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How much will you pay for home loan satisfaction?

How much will you pay for home loan satisfaction?

Jack Han reports on how costly pride can be when comparing home loans.

March 15, 2010

In the wake of Australia’s economic recovery, major banks have reported record profits and market share growth. This has raised concerns about the direction of banking competition in the country, as many home loan borrowers fear that their smaller lenders are being pushed to the sidelines. However, some major lenders have heeded these concerns, and vow to prioritise consumer satisfaction over profits.

In their 2010 Half Year Results, the Commonwealth Bank reported a net profit of $2.91 billion for the second half of 2009, which was their best cash profit result in a decade. Westpac and ANZ both reported profits of $1.6 billion for their first quarter of 2009 (October to December), while NAB maintained a modest $1.1 billion profit for its first quarter.

Despite the good news, the major banks are still struggling to win the hearts of consumers, with a consumer survey by Choice reporting that second-tier bank customers are more satisfied with the level of service and price they receive than major bank customers.

It seems that Australians have issues with practices such as high fees, poor service, and the refusal in the past to pass on interest rate cuts to home loan borrowers in full.

Challenging this trend recently is St George, who announced that it will cut penalty fees on its transaction accounts in a bid to win back customers. As reported by the Australian Financial Review, the decision is predicted to cost the company $80 million in revenue for the 2010 financial year.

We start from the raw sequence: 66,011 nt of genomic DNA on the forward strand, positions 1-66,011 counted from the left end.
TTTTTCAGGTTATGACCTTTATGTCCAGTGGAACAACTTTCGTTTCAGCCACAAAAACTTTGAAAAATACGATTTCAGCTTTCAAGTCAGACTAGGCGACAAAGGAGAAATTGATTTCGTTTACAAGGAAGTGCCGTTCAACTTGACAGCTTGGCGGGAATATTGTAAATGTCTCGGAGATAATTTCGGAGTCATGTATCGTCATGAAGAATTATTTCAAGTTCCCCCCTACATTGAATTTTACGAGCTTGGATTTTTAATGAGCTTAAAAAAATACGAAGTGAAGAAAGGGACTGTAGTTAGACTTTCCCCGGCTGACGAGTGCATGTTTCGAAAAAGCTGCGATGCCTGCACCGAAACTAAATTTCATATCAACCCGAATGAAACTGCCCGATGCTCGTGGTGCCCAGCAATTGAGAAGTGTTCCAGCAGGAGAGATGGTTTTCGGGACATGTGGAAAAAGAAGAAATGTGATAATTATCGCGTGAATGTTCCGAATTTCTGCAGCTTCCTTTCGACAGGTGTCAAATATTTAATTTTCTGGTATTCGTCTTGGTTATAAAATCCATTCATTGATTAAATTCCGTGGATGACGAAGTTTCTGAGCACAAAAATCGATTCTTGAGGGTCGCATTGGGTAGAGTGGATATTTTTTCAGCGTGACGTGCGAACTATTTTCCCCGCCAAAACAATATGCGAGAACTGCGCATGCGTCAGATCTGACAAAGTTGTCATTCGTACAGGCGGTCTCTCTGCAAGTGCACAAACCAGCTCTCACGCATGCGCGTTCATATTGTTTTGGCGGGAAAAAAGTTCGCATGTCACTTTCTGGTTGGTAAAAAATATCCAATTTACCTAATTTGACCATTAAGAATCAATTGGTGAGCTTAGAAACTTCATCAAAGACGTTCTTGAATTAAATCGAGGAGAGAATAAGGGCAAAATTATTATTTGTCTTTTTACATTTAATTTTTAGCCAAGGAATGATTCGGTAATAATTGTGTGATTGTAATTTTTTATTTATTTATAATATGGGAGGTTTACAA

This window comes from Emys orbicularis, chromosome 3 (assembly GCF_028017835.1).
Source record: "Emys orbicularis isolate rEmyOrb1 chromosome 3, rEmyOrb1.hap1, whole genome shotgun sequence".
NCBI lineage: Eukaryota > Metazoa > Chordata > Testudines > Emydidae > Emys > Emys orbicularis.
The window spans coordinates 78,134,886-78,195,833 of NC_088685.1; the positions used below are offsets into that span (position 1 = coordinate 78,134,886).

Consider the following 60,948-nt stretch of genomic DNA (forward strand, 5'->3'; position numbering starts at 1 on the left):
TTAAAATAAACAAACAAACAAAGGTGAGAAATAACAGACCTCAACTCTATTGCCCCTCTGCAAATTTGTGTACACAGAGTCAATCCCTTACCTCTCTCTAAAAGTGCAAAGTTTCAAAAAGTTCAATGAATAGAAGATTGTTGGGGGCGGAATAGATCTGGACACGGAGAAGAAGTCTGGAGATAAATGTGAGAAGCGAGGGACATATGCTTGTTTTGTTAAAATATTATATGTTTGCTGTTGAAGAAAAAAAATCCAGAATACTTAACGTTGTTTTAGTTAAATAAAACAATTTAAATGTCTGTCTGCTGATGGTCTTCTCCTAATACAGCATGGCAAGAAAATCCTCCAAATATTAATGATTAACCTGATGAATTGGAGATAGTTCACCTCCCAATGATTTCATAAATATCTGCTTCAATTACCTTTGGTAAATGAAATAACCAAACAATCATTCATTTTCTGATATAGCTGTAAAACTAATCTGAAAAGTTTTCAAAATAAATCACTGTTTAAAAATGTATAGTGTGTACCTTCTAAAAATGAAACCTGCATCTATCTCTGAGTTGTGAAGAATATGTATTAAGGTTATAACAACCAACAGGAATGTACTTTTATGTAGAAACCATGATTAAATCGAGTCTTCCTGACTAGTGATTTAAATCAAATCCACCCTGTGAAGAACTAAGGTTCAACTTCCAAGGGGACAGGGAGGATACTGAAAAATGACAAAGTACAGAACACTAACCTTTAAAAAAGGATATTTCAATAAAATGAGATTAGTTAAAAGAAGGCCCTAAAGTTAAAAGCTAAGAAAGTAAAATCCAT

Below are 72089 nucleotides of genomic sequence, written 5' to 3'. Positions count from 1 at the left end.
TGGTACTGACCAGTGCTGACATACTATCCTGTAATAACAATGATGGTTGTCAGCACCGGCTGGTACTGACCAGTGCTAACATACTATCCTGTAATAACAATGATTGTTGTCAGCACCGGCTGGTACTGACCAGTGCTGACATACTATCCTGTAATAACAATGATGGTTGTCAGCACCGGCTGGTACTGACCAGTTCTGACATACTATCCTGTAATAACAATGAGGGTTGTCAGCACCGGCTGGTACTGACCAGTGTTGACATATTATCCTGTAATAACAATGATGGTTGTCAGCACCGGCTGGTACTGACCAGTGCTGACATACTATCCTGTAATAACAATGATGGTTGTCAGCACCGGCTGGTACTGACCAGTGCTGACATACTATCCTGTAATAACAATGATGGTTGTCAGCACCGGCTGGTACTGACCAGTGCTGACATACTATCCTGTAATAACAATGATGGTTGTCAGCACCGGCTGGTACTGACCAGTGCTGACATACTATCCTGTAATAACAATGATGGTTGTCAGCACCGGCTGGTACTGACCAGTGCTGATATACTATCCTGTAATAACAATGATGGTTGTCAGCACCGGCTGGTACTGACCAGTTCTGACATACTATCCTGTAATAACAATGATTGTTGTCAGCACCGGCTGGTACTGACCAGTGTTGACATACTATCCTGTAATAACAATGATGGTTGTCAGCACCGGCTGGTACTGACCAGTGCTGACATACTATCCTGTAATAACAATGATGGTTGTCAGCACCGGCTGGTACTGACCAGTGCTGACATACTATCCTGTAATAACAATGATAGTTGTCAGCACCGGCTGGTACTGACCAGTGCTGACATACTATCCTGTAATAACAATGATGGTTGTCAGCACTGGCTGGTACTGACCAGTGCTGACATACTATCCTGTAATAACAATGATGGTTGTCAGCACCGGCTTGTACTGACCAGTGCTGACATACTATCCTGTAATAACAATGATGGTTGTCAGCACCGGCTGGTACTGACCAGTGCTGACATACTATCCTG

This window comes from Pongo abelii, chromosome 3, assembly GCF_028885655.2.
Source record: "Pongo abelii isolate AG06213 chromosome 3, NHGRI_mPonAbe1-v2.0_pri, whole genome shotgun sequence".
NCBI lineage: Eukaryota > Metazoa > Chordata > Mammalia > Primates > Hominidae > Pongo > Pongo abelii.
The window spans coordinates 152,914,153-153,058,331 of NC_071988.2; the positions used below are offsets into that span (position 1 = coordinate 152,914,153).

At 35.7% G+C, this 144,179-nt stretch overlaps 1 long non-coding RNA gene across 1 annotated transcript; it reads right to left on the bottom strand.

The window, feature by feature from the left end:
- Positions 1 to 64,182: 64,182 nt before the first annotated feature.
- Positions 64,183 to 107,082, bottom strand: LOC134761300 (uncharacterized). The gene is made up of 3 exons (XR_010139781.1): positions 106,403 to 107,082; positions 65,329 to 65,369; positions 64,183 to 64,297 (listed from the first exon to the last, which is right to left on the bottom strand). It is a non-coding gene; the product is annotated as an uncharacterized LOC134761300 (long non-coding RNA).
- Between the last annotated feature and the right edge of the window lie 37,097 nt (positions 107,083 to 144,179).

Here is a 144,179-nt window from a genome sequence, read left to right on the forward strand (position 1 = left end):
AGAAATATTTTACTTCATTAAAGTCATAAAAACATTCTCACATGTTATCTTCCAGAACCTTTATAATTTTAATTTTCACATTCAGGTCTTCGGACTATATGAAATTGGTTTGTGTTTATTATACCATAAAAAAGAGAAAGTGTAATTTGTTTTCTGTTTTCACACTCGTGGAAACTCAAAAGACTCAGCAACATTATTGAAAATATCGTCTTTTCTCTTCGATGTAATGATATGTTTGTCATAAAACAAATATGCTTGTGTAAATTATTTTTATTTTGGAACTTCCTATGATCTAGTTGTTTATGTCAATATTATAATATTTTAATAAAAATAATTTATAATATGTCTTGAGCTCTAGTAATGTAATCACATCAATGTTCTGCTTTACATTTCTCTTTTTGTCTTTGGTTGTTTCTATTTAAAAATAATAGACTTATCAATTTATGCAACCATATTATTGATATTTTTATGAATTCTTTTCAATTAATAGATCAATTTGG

Home loan customers now face the dilemma of whether to compare their mortgages by price or reputation. While smaller lenders do not offer the same variety of products or service coverage as major banks, nation-wide consumer surveys indicate that they are competitive on interest rates and fees.

After the latest Reserve Bank decision to raise the cash rate by 25 basis points to 4 percent, we are already seeing a larger disparity between interest rates offered by top-tier lenders and small to mid-tier lenders.

For example, with a 0.5 percent interest rate difference between the cheapest overall home loans and the cheapest ones offered by major banks, borrowers on a $300,000 loan for 20 years can save $83 a month by switching to more affordable options.

Smaller lenders are often more flexible with penalty fees, such as late home loan repayments and refinancing costs due to their focus on customer service.

Compare home loans online to prove that your lender deserves your business, or otherwise find the company waiting to bend over backwards for your money.

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